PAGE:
FILM / The return of Scarlett fever: When Robert Selznick cast Gone with the Wind in 1939, he orchestrated a hurricane of hype. It's happened again, as Phil Reeves reports

The Hungarian-born impresario Robert Halmi, producer of the forthcoming television sequel to Gone with the Wind, always said that when the right actress walked into the room he would know 'instantly and instinctively that she is my Scarlett O'Hara'.

Southern belle role goes to northern star: British actress beats 20,000 hopefuls to plum part of Scarlett O'Hara

BRUSHING aside more than 20,000 applications, the makers of the sequel to Gone With the Wind yesterday announced that the woman they wanted as Scarlett O'Hara was Joanne Whalley-Kilmer, a 29-year-old Mancunian.

BOOK REVIEW / Paperbacks: Marlene Dietrich: Life and Legend - Stephen Bach: HarperCollins, pounds 8.99

Showbiz biographies don't come much heftier than this: 600-odd pages including an excellent filmography. The book strives to get behind the legend and to answer questions (Where was she born? What exactly was her relationship with her mysterious mentor Josef von Sternberg? Why did she never divorce the husband she hardly ever saw?) on which Dietrich herself was permanently cagey. There is a deliciously overstuffed prose style, and other pleasures include inconsequential insights into the star's personal habits, such as her preference for economy-size jars of Boots' cold cream.

ARTS / Lives of the great songs: When the pink bubble bursts: Over the Rainbow: On the surface it's pure innocence. But there's more to Judy Garland's theme tune than lemon drops. In the eighth part of our series, Mary Harron tells its story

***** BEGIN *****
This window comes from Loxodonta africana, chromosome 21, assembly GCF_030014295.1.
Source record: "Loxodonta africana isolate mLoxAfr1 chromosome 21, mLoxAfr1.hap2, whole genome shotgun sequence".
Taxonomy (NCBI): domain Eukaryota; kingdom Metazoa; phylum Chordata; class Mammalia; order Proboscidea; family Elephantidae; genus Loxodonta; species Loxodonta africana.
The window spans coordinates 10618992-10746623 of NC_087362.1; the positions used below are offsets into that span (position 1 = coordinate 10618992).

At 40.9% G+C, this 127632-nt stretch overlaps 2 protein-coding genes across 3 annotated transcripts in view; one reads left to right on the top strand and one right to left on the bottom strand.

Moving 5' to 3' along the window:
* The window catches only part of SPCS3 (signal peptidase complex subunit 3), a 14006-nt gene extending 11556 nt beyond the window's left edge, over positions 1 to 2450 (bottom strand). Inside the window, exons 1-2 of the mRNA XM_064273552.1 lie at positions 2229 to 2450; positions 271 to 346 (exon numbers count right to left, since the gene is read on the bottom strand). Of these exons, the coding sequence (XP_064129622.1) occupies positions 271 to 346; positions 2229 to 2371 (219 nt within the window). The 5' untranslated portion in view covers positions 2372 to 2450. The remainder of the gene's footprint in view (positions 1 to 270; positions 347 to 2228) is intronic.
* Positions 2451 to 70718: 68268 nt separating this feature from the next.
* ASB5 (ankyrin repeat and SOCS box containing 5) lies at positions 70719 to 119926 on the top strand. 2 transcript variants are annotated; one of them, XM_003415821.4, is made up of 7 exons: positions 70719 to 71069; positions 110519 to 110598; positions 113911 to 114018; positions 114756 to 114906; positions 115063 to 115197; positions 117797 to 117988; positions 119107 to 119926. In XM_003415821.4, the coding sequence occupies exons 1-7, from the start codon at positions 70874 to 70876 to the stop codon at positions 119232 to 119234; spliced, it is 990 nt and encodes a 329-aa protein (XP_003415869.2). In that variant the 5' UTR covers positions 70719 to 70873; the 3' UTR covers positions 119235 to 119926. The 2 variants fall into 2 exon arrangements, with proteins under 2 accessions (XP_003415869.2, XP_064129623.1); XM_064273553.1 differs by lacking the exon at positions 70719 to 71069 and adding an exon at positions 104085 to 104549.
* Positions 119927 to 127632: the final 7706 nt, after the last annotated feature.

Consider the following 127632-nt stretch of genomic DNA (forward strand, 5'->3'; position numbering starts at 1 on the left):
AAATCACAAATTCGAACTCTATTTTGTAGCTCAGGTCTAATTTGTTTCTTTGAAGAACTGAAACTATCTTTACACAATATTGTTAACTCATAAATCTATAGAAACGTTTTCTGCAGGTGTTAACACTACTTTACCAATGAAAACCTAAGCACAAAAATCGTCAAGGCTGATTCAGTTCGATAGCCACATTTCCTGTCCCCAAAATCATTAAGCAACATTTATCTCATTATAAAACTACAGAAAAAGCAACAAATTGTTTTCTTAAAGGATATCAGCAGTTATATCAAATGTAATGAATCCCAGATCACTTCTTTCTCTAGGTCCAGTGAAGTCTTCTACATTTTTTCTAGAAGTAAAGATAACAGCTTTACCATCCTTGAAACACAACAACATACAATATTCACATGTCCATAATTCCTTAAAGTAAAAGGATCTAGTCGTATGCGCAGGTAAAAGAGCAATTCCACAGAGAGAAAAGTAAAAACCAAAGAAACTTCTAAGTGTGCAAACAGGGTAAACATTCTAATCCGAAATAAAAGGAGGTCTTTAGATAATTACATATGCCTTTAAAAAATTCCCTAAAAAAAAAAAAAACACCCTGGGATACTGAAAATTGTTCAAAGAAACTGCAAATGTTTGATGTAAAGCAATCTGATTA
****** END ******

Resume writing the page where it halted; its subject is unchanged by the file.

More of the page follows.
TEN YEARS ago, Jerry Lee Lewis played the Wembley Country Music Festival. He flew in shrouded in scandal. Drugs and alcohol had left him with a quarter of his stomach, the US government was pursuing him for tax evasion, he had shot his bass player in a fit of pique, and there had been the mysterious death of his fourth wife (not to be confused with the mysterious death of his third wife). He seemed to be riding out his own damnation. Jerry Lee probably wouldn't show, and if he did he'd do only country music, as it pleased him to frustrate his fans by refusing them his greatest hits.

Obituary: Alexis Smith

Gladys (Alexis) Smith, actress: born Penticton, British Columbia 8 June 1921; married 1944 Craig Stevens; died Los Angeles 9 June 1993.

Lifelong fan buys up Garbo letters for pounds 26,450: Screen star's correspondence reveals she may not have wanted to be alone. Mary Braid reports

SIXTY-SIX letters written by Greta Garbo, screen goddess of the 1930s, fetched pounds 26,450 at a Sotheby's auction in London yesterday, three years after her death.

OUTSIDE EDGE / The Epsom autograph-hunters searching for Rin Tin Tin's co-star

WHEN Austin and Howard Mewse, 20-year-old twins from Epsom, write to Hollywood, Hollywood jumps. It all began in 1986 when the brothers dropped a line to Lillian Gish asking for her autograph. Gish's reply, which arrived in a tea-stained envelope, was unexpectedly lengthy and triggered a correspondence that was to continue until her death. 'Her last letter came four days before she died,' says Austin. 'It was short, which was very unusual for her'.